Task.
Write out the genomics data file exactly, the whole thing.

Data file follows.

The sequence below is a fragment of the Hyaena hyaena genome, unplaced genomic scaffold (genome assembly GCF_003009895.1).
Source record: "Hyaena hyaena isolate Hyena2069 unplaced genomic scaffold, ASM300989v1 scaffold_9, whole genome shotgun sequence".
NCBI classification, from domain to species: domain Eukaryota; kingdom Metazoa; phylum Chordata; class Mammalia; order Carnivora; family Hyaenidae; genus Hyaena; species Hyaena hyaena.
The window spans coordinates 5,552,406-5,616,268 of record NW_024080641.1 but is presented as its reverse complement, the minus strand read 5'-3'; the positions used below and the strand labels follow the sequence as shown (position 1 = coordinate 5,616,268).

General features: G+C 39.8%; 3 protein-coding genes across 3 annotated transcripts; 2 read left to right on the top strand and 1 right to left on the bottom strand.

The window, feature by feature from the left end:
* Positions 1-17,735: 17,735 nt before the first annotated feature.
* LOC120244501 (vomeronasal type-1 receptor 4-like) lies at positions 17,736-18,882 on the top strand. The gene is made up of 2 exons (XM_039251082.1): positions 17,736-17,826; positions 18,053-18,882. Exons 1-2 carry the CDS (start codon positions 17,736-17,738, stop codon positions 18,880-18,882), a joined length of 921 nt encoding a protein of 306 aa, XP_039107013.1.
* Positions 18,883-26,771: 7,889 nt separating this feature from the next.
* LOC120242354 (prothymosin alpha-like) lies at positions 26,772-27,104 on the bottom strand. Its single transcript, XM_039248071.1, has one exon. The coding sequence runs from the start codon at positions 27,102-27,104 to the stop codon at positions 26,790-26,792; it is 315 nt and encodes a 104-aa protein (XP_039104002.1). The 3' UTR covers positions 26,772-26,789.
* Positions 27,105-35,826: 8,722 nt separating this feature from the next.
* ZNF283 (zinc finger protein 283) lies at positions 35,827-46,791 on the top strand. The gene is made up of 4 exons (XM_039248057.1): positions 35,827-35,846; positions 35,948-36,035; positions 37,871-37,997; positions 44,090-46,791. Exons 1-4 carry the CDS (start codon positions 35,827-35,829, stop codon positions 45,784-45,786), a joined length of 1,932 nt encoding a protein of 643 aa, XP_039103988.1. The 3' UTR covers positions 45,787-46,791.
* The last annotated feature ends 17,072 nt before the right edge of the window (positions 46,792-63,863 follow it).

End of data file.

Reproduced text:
The sequence below is a fragment of the Hyaena hyaena genome, unplaced genomic scaffold (genome assembly GCF_003009895.1).
Source record: "Hyaena hyaena isolate Hyena2069 unplaced genomic scaffold, ASM300989v1 scaffold_9, whole genome shotgun sequence".
NCBI classification, from domain to species: domain Eukaryota; kingdom Metazoa; phylum Chordata; class Mammalia; order Carnivora; family Hyaenidae; genus Hyaena; species Hyaena hyaena.
The window spans coordinates 5,552,406-5,616,268 of record NW_024080641.1 but is presented as its reverse complement, the minus strand read 5'-3'; the positions used below and the strand labels follow the sequence as shown (position 1 = coordinate 5,616,268).

General features: G+C 39.8%; 3 protein-coding genes across 3 annotated transcripts; 2 read left to right on the top strand and 1 right to left on the bottom strand.

The window, feature by feature from the left end:
* Positions 1-17,735: 17,735 nt before the first annotated feature.
* LOC120244501 (vomeronasal type-1 receptor 4-like) lies at positions 17,736-18,882 on the top strand. The gene is made up of 2 exons (XM_039251082.1): positions 17,736-17,826; positions 18,053-18,882. Exons 1-2 carry the CDS (start codon positions 17,736-17,738, stop codon positions 18,880-18,882), a joined length of 921 nt encoding a protein of 306 aa, XP_039107013.1.
* Positions 18,883-26,771: 7,889 nt separating this feature from the next.
* LOC120242354 (prothymosin alpha-like) lies at positions 26,772-27,104 on the bottom strand. Its single transcript, XM_039248071.1, has one exon. The coding sequence runs from the start codon at positions 27,102-27,104 to the stop codon at positions 26,790-26,792; it is 315 nt and encodes a 104-aa protein (XP_039104002.1). The 3' UTR covers positions 26,772-26,789.
* Positions 27,105-35,826: 8,722 nt separating this feature from the next.
* ZNF283 (zinc finger protein 283) lies at positions 35,827-46,791 on the top strand. The gene is made up of 4 exons (XM_039248057.1): positions 35,827-35,846; positions 35,948-36,035; positions 37,871-37,997; positions 44,090-46,791. Exons 1-4 carry the CDS (start codon positions 35,827-35,829, stop codon positions 45,784-45,786), a joined length of 1,932 nt encoding a protein of 643 aa, XP_039103988.1. The 3' UTR covers positions 45,787-46,791.
* The last annotated feature ends 17,072 nt before the right edge of the window (positions 46,792-63,863 follow it).